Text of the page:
• Jeffrey Schneider has been on life support since Nov. 29
  • He took a loan of $23,000 from Premier Capital Funding LLC in May 2021
  • He still has to repay $58,000 of the loan amount

A New Jersey man on life support battling COVID-19 for months has been struck with lawsuits for failing to repay a high-interest loan he was forced to take after his tenants stopped paying rent during the pandemic.

Jeffrey Schneider, who owns a rent-controlled building in Bronx, took a $23,000 loan from Premier Capital Funding LLC in May 2021 after the pandemic-related rent moratorium allowed many of his tenants to stop paying him rent, according to court papers filed by the man’s wife, Cindy Schneider, New York Post reported.

The loan Jeffrey took through his company Remie Realty Corp. later exploded to $85,000 on a high-interest rate. Although Jeffrey managed to pay back $25,000, he still has to repay $58,000 of the amount. However, COVID-19 left Jeffrey fighting for life and he is "on a ventilator and extracorporeal life support (ECMO machine)," Cindy said in the affidavit.

Jeffrey was hospitalized with COVID-19 in the first week of November and was put on life support on Nov. 29 after his condition deteriorated.

Two days later, Premier Capital filed a lawsuit against Jeffrey in Brooklyn Supreme Court as his payments stopped. Although Jeffrey's family said they would pay $11,000 of the remaining debts in a lump sum, "they still rejected it. They wanted their fees," family lawyer Ashlee Colonna Cohen told the news outlet.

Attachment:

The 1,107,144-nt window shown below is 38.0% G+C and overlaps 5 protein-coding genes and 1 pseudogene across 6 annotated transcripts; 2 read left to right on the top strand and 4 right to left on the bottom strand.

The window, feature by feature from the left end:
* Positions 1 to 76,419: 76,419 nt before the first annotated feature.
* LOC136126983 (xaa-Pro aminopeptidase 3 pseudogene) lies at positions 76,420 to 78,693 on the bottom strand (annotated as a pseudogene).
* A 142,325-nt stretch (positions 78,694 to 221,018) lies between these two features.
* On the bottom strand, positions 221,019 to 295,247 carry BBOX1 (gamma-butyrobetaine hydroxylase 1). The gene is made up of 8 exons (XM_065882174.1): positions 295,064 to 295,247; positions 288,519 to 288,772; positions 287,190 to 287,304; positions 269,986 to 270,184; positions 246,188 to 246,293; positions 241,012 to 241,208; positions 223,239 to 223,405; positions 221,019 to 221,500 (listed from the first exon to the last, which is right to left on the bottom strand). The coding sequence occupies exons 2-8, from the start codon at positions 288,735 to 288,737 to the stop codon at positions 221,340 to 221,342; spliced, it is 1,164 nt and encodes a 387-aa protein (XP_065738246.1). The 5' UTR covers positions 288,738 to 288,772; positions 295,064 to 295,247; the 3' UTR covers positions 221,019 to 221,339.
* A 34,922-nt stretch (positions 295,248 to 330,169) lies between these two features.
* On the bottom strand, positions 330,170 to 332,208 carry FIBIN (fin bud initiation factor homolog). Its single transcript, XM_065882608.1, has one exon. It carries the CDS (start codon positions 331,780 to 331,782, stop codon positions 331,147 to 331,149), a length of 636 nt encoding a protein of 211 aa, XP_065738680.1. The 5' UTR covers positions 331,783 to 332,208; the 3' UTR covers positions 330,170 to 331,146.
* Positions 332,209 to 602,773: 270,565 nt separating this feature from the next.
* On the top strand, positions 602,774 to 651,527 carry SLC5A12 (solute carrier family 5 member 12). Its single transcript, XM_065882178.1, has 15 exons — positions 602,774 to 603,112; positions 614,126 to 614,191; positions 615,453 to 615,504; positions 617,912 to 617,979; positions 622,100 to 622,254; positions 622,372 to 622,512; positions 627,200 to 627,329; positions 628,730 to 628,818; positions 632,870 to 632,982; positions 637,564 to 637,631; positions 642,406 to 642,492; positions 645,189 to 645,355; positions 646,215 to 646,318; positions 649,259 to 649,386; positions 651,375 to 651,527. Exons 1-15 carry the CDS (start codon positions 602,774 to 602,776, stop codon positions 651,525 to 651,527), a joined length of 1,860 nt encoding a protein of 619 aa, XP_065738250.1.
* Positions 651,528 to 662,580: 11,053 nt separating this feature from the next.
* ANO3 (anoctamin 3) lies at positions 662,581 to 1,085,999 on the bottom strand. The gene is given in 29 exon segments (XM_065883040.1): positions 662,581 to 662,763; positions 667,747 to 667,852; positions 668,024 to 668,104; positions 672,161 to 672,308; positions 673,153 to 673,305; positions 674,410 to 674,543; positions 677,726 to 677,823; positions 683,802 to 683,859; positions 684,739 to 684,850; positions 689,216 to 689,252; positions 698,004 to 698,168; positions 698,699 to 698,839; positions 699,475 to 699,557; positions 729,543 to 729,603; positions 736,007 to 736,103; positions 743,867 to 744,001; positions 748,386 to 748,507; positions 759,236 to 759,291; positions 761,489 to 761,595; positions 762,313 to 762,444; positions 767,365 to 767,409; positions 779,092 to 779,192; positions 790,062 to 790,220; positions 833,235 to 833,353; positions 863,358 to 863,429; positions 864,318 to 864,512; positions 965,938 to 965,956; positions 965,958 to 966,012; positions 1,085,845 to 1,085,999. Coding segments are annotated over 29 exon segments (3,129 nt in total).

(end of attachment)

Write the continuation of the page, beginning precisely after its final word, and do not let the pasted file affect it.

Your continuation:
Premier has reportedly filed another lawsuit in connection to the same loan against Remie in Manhattan Supreme Court for $20,000 two days after the first case was filed.

Meanwhile, Remie Realty shut down and Cindy was burdened with Jeffrey’s medical bills and attorney’s fees, in addition to the bills he owed as a landlord.

Jeffrey's family is now requesting to reverse a default judgment that Premier secured against Jeffrey to recoup $38,000 of the debts.

Although the default judgment came on Jan.4, Cindy said she realized about it only a week later when a check written to an employee from Remie Realty bounced after the company froze all her husband's accounts.

The family cited that Jeffrey is "incapacitated, disabled and unable to protect his interest or appear in this action." New York state law does not allow default judgments against incapacitated people. Premier was allegedly aware of Jeffrey's condition and failed to inform the judge about it, Cohen said.

"Instead of ceasing collection activity, and advising the court of (Jeffrey's) incapacitation, (Premier) immediately had the New York City Marshal levy default judgment amount," Cohen said in the affidavit, reported.

Representation. Pixabay